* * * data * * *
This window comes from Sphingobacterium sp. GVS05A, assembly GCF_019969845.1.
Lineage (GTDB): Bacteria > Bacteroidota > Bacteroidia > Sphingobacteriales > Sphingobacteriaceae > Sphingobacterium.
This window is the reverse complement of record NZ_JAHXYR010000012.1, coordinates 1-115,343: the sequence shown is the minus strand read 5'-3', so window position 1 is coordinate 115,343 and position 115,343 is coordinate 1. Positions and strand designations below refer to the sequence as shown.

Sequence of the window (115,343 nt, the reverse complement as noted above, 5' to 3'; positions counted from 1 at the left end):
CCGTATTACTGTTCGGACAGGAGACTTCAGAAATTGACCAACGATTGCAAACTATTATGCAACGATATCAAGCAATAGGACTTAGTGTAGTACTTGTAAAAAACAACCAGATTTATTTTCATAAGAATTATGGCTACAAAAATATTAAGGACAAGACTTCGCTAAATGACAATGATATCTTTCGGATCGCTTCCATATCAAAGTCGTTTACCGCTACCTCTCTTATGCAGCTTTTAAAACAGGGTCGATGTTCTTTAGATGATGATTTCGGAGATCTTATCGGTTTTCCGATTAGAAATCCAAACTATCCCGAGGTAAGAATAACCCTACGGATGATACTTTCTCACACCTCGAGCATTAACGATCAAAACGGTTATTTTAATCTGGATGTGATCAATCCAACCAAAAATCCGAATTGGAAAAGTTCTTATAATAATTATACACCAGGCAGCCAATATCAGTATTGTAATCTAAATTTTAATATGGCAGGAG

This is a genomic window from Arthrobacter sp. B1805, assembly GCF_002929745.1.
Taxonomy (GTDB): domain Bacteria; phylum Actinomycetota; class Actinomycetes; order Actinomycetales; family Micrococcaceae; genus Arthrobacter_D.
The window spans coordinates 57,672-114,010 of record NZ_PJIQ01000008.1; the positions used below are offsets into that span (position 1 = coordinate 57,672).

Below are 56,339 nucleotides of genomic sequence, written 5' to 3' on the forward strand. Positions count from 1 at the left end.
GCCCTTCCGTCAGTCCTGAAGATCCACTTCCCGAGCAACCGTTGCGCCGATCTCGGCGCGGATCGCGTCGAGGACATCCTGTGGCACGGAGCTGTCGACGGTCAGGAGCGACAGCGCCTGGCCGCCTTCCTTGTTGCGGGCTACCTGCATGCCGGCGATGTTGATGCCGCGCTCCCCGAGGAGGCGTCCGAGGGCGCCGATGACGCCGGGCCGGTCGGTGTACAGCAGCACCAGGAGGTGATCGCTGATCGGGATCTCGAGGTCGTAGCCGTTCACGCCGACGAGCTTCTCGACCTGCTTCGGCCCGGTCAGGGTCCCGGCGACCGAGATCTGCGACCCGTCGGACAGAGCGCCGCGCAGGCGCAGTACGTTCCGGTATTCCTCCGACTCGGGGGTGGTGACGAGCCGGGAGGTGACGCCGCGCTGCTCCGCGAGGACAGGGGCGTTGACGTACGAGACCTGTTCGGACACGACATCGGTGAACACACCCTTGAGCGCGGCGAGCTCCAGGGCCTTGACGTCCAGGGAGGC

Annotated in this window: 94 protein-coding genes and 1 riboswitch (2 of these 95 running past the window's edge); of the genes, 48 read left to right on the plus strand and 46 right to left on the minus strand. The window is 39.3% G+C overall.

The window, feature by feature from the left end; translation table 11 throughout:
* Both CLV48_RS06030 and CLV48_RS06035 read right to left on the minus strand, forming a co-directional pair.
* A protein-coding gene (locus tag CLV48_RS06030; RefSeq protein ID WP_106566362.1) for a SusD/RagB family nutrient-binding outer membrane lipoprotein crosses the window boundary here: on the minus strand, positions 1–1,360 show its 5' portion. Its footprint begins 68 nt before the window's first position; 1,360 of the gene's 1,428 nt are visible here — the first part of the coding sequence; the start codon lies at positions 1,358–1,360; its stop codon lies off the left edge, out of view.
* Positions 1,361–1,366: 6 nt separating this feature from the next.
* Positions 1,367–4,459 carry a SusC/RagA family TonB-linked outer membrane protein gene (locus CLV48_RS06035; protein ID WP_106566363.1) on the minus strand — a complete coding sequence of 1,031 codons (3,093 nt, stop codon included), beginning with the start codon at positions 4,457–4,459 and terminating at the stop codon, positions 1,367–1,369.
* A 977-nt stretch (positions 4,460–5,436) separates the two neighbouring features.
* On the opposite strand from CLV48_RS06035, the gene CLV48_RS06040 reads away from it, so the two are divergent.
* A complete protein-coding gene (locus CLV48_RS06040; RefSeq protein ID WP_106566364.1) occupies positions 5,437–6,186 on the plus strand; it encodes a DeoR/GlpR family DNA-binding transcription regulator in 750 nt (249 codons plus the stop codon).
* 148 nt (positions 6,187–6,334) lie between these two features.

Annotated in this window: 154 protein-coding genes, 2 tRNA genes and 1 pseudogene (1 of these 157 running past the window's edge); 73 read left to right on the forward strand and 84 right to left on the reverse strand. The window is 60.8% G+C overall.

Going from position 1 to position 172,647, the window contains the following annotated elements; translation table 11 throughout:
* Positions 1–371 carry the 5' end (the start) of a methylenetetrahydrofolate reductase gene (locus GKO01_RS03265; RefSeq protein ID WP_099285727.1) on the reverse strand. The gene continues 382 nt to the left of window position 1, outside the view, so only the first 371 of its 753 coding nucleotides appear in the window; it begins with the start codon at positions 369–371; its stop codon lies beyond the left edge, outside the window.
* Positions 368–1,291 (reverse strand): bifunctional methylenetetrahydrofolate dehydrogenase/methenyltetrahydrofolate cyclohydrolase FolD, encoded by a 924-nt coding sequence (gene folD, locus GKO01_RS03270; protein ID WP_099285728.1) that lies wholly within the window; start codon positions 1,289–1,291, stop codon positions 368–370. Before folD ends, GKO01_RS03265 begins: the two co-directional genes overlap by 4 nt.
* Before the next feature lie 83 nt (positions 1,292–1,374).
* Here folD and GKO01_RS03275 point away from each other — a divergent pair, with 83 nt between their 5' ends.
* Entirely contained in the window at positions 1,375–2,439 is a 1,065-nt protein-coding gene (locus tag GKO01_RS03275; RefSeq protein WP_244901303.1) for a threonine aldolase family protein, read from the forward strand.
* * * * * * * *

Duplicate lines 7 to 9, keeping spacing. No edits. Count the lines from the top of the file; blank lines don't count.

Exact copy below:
Taxonomy (GTDB): domain Bacteria; phylum Actinomycetota; class Actinomycetes; order Actinomycetales; family Micrococcaceae; genus Arthrobacter_D.
The window spans coordinates 57,672-114,010 of record NZ_PJIQ01000008.1; the positions used below are offsets into that span (position 1 = coordinate 57,672).

Below are 56,339 nucleotides of genomic sequence, written 5' to 3' on the forward strand. Positions count from 1 at the left end.